France's largest bank allegedly dodged sanctions for a period of seven years. Now it faces an unprecedented fine from the US government.
The U.S. Justice Department is expected on Monday to reach a settlement with BNP Paribas involving a record fine of nearly $9 billion (6.6 million euros) over alleged US sanctions violations.
US authorities are investigating whether BNP, France’s largest bank, dodged U.S. economic sanctions in Cuba, Sudan and Iran between 2002 and 2009, sources familiar with the matter said. It was suspected to have hidden up to $30 billion in transactions.
The bank is poised to plead guilty to a criminal charge in Manhattan Federal Court on Monday and the US Justice Department is planning a news conference in Washington to announce a deal later in the day, sources said.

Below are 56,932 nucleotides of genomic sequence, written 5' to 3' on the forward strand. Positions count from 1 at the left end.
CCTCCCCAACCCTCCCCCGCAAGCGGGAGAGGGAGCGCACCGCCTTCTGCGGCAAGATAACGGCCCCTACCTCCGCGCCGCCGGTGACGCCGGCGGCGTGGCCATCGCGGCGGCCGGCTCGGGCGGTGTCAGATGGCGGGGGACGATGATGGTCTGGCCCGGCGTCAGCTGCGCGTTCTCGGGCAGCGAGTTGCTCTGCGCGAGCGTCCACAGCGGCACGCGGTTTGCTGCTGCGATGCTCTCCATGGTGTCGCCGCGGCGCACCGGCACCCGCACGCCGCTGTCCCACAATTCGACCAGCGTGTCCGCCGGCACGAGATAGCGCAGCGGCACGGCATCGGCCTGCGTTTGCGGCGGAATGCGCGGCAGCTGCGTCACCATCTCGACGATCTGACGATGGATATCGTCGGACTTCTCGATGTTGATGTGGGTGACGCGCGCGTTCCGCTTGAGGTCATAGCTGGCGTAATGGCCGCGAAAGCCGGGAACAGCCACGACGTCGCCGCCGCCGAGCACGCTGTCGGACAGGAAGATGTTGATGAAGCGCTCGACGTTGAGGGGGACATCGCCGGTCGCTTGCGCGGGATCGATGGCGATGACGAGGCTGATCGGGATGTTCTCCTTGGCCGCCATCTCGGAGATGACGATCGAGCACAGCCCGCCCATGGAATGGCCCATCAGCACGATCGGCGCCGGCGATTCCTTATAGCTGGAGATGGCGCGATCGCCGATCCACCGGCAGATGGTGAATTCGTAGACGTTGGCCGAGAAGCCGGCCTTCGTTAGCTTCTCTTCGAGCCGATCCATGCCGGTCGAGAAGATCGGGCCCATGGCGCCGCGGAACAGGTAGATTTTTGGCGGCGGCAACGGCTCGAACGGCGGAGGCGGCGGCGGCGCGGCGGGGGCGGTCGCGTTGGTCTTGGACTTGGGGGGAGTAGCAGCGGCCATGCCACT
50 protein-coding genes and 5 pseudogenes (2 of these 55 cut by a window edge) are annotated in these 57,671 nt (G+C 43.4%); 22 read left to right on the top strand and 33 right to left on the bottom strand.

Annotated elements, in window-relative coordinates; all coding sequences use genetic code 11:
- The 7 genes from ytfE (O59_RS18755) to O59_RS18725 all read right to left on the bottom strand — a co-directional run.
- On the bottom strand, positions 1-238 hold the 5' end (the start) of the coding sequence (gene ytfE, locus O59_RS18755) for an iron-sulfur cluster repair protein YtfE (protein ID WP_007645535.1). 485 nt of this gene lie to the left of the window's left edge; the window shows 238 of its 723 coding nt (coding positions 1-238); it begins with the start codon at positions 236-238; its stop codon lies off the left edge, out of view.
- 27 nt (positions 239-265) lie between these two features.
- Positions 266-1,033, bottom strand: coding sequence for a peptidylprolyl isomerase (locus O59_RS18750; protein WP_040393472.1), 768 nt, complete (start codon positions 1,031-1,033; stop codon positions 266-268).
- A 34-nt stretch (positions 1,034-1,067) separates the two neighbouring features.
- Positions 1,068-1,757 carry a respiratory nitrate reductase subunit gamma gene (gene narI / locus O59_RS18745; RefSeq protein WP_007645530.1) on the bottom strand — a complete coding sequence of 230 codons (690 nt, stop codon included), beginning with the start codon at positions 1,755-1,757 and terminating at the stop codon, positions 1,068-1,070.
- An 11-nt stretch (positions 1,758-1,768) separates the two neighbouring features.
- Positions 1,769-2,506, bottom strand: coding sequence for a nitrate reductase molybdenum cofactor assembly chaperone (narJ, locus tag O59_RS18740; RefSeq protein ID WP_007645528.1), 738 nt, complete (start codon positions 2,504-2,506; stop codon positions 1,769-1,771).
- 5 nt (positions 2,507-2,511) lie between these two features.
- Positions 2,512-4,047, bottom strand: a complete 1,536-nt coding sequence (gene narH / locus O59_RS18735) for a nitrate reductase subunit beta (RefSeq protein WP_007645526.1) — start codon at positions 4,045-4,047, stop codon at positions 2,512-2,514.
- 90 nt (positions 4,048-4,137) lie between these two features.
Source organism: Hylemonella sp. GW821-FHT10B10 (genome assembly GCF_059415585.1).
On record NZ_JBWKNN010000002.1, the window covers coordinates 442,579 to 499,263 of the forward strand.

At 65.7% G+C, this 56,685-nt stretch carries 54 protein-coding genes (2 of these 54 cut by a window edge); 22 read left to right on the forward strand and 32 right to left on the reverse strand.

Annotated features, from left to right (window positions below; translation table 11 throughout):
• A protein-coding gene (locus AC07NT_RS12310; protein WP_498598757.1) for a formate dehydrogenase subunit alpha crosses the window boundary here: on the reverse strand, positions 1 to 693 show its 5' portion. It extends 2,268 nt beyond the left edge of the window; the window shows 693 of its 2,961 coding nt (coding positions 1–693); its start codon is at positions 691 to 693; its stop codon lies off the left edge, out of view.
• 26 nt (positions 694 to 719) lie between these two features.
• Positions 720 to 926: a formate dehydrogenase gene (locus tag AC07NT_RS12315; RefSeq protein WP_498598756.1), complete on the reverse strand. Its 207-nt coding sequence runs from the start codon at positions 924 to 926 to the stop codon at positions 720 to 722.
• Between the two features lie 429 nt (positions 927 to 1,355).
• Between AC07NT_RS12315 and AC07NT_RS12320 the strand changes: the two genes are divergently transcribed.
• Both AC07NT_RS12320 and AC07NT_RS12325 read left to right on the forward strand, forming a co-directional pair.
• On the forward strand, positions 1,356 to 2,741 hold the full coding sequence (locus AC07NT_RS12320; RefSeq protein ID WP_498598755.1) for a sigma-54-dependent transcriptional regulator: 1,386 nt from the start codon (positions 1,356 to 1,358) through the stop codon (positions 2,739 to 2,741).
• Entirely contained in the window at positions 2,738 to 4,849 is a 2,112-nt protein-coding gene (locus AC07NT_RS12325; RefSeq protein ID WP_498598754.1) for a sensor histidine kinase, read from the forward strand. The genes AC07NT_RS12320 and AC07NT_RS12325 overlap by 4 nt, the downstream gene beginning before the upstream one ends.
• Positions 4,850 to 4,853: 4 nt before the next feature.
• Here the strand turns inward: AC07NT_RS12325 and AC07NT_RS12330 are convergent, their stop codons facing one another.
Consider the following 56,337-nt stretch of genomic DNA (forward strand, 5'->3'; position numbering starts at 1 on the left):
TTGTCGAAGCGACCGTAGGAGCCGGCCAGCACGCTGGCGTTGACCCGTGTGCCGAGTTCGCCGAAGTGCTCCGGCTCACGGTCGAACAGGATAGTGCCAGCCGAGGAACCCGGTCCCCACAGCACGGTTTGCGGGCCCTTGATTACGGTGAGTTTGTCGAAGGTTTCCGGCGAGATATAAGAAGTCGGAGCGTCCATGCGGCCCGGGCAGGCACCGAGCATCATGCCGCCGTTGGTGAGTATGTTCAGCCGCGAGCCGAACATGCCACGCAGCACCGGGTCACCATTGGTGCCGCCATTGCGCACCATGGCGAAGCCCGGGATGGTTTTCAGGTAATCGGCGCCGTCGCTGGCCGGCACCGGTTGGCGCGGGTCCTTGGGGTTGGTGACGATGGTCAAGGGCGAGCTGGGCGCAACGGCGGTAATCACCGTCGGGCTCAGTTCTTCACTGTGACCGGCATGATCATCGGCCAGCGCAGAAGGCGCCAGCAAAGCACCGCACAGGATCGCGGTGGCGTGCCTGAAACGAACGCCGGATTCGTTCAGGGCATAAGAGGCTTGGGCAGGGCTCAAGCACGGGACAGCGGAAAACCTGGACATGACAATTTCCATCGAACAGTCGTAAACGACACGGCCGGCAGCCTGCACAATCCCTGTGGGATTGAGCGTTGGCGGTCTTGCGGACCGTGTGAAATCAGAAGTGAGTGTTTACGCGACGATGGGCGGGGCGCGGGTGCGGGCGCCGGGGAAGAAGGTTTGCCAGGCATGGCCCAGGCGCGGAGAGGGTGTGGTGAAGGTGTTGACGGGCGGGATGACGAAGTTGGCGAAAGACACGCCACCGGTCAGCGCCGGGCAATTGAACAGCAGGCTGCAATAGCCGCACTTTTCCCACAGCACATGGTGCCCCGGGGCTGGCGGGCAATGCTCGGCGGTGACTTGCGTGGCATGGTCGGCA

Among the penalties levied, BNP may be banned from converting foreign currencies to dollars on the behalf of clients for as long as a year, affecting its dividend payout, regulatory capital rations and its investment banking targets.
Still, the lender is expected to hold on to its banking license from the New York state banking regulator.
BNP shares have plummeted by 17 percent since the company first announced in mid-February that the fine could reach $1.1 billion. The bank's last public comment was May 14 when it stated the fine could be stiffer than what it originally provisioned.
"I want to say it here: we will receive a heavy penalty," BNP's CEO Jean-Laurent Bonnafe told staff in an internal memo acquired by Reuters. "However, the difficulties that we are currently experiencing must not affect our plans for the future."